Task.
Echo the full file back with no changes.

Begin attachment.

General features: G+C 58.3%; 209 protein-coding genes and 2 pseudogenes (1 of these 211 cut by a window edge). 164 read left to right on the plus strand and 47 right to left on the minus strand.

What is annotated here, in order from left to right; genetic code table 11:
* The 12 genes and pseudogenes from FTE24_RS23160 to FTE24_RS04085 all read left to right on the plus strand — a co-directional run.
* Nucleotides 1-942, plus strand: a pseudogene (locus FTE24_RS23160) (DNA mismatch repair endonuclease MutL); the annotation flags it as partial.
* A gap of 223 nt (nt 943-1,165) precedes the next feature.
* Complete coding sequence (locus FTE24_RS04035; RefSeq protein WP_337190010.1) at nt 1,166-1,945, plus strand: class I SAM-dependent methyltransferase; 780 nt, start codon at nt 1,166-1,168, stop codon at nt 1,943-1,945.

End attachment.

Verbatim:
General features: G+C 58.3%; 209 protein-coding genes and 2 pseudogenes (1 of these 211 cut by a window edge). 164 read left to right on the plus strand and 47 right to left on the minus strand.

What is annotated here, in order from left to right; genetic code table 11:
* The 12 genes and pseudogenes from FTE24_RS23160 to FTE24_RS04085 all read left to right on the plus strand — a co-directional run.
* Nucleotides 1-942, plus strand: a pseudogene (locus FTE24_RS23160) (DNA mismatch repair endonuclease MutL); the annotation flags it as partial.
* A gap of 223 nt (nt 943-1,165) precedes the next feature.
* Complete coding sequence (locus FTE24_RS04035; RefSeq protein WP_337190010.1) at nt 1,166-1,945, plus strand: class I SAM-dependent methyltransferase; 780 nt, start codon at nt 1,166-1,168, stop codon at nt 1,943-1,945.